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#5) On June 03, 2009 at 11:38 AM, ralphmachio (< 20) wrote:

They are providing an exit for the rich before the whole thing gives way. At the last moment, gold and silver will be where everyone flocks, if there is any civilization at all.

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#6) On June 03, 2009 at 11:38 AM, kaskoosek (29.94) wrote:

Gross Says Diversify From Dollar as Deficits Surge (Update3)
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By Dakin Campbell

June 3 (Bloomberg) -- Bill Gross, founder of Pacific Investment Management Co., advised holders of U.S. dollars to diversify before central banks and sovereign wealth funds ultimately do the same amid concern about surging deficits.

The U.S.’s “fortune-producing capabilities seem to be declining, which might suggest that its relative standard of living is doing so as well,” Gross wrote in his June investment outlook posted today on the Newport Beach, California-based firm’s Web site. “If so, the implications are serious.”

Gross, manager of the world’s biggest bond fund, said on May 21 that the U.S. will “eventually” lose its AAA credit rating after Standard & Poor’s lowered its outlook on the U.K.’s AAA to “negative” from “stable” amid an escalating ratio of debt-to-gross domestic product. While U.S. marketable debt is at about 45 percent of GDP, annual deficits of 10 percent will push the amount to 100 percent within five years, a level that rating companies and markets view as a “point of no return,” he said.

Government spending will push the budget deficit to $1.75 trillion in the year ending Sept. 30, according to the Congressional Budget Office’s forecast. The gap will be narrowed to “roughly” 3 percent of GDP from a projected 12.9 percent this year, Treasury Secretary Timothy Geithner said June 1.

‘Years to Come’

Federal Reserve Chairman Ben S. Bernanke said today that large U.S. budget deficits threaten financial stability and the government can’t continue indefinitely to borrow at the current rate to finance the shortfall.

The U.S. growth rate “requires a government checkbook for years to come,” Gross said. Coupled with Medicare and Social Security entitlements, government borrowing could reach 300 percent of GDP, meaning “the Chinese and other surplus nations cannot fund the deficit even if they were fully on board,” he wrote.

China, the largest U.S. creditor, with $767.9 billion of debt, has shifted purchases of Treasuries into shorter-maturity securities amid concern about unprecedented debt sales.

Geithner, speaking yesterday in an interview in Beijing with Chinese state media outlets, said he has “found a lot of confidence” in the U.S. economy during his trip to China.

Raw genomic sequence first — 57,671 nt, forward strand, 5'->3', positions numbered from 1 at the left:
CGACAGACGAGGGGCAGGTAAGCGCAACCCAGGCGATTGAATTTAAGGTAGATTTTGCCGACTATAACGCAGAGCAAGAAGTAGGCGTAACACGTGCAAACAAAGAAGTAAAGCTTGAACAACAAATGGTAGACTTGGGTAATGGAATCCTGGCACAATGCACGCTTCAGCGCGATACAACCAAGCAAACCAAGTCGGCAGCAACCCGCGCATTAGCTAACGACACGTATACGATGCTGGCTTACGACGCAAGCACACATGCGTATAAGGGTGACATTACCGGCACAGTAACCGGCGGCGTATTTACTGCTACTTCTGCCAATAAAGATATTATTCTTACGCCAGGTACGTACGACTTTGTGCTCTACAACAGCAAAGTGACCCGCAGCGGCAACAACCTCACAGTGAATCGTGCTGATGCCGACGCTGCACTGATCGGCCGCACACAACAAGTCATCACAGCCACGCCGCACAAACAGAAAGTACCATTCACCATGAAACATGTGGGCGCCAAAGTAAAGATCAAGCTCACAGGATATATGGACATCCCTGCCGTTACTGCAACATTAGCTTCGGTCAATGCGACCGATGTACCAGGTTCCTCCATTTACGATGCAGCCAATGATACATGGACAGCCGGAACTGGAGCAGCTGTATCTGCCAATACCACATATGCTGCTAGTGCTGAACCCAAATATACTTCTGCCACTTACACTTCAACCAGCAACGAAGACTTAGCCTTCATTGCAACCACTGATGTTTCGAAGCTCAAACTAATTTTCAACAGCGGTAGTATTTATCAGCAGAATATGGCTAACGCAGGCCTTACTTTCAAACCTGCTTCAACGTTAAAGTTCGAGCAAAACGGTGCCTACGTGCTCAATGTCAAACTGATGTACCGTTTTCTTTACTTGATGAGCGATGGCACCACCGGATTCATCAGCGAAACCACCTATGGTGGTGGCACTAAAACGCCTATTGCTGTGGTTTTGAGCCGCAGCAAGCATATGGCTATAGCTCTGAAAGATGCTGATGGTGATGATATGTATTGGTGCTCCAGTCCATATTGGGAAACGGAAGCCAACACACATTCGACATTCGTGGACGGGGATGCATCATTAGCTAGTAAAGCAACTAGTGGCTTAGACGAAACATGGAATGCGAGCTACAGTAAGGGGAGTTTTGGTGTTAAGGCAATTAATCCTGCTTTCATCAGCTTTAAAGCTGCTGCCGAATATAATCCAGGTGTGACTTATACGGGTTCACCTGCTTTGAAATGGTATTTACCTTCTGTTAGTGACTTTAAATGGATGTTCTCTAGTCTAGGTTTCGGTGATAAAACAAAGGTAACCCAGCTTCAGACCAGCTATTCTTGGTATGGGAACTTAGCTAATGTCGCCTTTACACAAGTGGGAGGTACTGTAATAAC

Investors should position themselves in the front end of the yield curve as long-term Treasury yields likely move higher, steepening the so-called yield curve, Gross wrote.

Currency Diversification

Gross reduced his holdings of government-related bonds in the $150 billion Total Return Fund in April for the first time since January, according to company data. In addition to Treasuries, the government debt category can include inflation- linked Treasuries, so-called agency debt, interest-rate derivatives and bank debt backed by the FDIC.

The dollar weakened beyond $1.43 against the euro yesterday for the first time in 2009 on bets record U.S. borrowing will undermine the greenback, prompting nations to consider alternatives to the world’s main reserve currency.

Russian President Dmitry Medvedev may discuss his proposal to create a new world currency when he meets counterparts from Brazil, India and China this month, Natalya Timakova, a spokeswoman for the president, told reporters yesterday. Russia’s proposals for the Group of 20 meeting in London in April included studying a supranational currency.

The U.S. currency climbed 0.8 percent to $1.4186 per euro at 10:13 a.m. in New York, from $1.4303 yesterday, in the biggest intraday advance since May 27. The dollar traded at 95.82 yen, compared with 95.76.

International Investors

The government has pledged $12.8 trillion to open credit markets and snap the longest U.S. economic slump since the 1930s. The Fed will buy as much as $1.75 trillion in Treasuries and housing-related debt to drive down consumer borrowing costs. That could have “inflationary implications,” Gross said.